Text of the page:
Dinner with a difference

An introduction from Maddy: the following might seem anomalous on this blog, focused as it is on the New Theatre in Your Neighbourhood project. But I asked Humira Imtiaz, the writer I met at a workshop last October, to blog about Leo Burtin’s visit to Stockton with Homemade for two reasons: partly to keep encouraging Humira to write, mostly because I think what ARC is doing to transform itself into a community hub welcoming to everyone, even those who think “contemporary performance” isn’t for them, is inspirational and that goes far beyond their work with Fuel. This has been sitting in my inbox for a while, but Leo is taking Homemade to Bristol at the end of the month so do catch him there if you can.

Homemade: Bistro at the ARC
by Humira Imtiaz

Hosted by Leo Burtin, the pop-up Bistro offered a variety of delicious food – and an interesting alternative to ARC’s “Pay What You Decide” scheme. Rather than using money as a form of exchange, we used recipes, ones that have a special, subjective meaning to the consumer. It may not sound much, but this project does challenge the idea of monetary exchange as the only valuable exchange between people. It recognises that there are more important things in life, whether it’s sharing a family recipe of pakoras that your grandmother used to make or food that you’ve prepared yourself.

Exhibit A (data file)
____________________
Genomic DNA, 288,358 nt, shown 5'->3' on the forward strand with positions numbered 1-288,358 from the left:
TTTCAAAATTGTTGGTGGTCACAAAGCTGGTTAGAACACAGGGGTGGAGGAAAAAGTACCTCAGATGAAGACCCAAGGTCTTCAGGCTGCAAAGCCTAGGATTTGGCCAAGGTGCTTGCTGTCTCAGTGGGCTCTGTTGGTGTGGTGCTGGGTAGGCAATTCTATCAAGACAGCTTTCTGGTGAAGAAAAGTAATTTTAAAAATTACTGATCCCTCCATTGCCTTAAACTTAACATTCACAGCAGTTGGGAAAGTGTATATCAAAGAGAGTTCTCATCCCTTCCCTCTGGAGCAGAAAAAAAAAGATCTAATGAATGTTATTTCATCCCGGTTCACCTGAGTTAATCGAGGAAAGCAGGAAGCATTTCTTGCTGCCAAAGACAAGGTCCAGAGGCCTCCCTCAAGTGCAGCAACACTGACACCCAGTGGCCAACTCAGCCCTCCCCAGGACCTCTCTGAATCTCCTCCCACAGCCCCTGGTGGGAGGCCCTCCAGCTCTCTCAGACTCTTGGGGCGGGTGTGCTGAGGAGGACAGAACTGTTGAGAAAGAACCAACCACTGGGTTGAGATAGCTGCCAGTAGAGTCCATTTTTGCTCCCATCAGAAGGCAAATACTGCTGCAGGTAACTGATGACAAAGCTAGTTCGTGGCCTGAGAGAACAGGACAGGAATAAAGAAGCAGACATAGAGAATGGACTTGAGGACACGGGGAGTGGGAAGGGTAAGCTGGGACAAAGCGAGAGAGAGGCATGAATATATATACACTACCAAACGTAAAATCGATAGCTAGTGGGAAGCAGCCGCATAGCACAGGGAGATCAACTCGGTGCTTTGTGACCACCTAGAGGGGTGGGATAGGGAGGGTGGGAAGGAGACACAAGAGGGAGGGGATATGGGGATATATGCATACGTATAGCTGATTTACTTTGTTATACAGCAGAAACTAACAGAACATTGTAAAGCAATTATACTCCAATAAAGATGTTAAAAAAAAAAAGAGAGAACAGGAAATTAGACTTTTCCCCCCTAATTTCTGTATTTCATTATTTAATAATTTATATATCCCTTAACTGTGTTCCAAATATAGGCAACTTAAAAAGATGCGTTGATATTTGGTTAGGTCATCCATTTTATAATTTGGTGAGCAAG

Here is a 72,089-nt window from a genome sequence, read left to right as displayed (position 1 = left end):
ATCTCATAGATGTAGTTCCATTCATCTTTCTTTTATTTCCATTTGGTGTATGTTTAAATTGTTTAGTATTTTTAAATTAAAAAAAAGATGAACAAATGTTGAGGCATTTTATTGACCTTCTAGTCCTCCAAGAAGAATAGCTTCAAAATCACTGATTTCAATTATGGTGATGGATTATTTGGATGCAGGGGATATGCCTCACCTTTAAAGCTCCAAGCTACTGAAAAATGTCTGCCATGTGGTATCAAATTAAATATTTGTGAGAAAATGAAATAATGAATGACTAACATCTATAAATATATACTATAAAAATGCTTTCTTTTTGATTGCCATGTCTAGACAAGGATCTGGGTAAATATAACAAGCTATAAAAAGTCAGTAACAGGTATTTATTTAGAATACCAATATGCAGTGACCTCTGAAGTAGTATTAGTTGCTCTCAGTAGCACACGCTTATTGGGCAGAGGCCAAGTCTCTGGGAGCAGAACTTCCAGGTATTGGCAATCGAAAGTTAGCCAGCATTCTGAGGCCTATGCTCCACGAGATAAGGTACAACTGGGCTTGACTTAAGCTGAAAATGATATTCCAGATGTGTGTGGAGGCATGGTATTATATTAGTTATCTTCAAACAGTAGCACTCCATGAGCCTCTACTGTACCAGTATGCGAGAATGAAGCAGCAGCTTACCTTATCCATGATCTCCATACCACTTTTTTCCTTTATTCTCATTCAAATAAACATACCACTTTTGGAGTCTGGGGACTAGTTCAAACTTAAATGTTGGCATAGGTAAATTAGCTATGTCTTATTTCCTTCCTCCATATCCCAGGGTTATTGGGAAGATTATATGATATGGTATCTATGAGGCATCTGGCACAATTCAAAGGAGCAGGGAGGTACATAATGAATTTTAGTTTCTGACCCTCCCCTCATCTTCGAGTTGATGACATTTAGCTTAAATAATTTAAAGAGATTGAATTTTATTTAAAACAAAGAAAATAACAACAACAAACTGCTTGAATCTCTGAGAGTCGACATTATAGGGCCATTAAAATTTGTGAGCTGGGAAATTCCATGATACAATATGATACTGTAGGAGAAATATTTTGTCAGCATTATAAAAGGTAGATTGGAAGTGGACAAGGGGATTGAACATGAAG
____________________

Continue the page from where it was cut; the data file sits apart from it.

As you may have guessed, the pakoras were my exchange – though my anxiety made me throw in a little recipe for green chilli chutney as well, because you can’t have pakoras without that! I’m not exactly the most social person around, and when it comes to strangers my first instinct is usually to run. But the food and the familiarity of the personal memories linked to that – which can be emotional, ranging from “family favourites” to “something simple to impress the lay-dies” – encouraged conversation. The showcasing of alternative foods and encouragement of conversation between people of different backgrounds is another admirable side to this vision.

The recipe exchanges were written on little postcards and speaking with Leo about this work was quite enlightening. I think I’m going to miss this Bistro: it would be nice to see something like this more often and maybe it doesn’t have to end with food.

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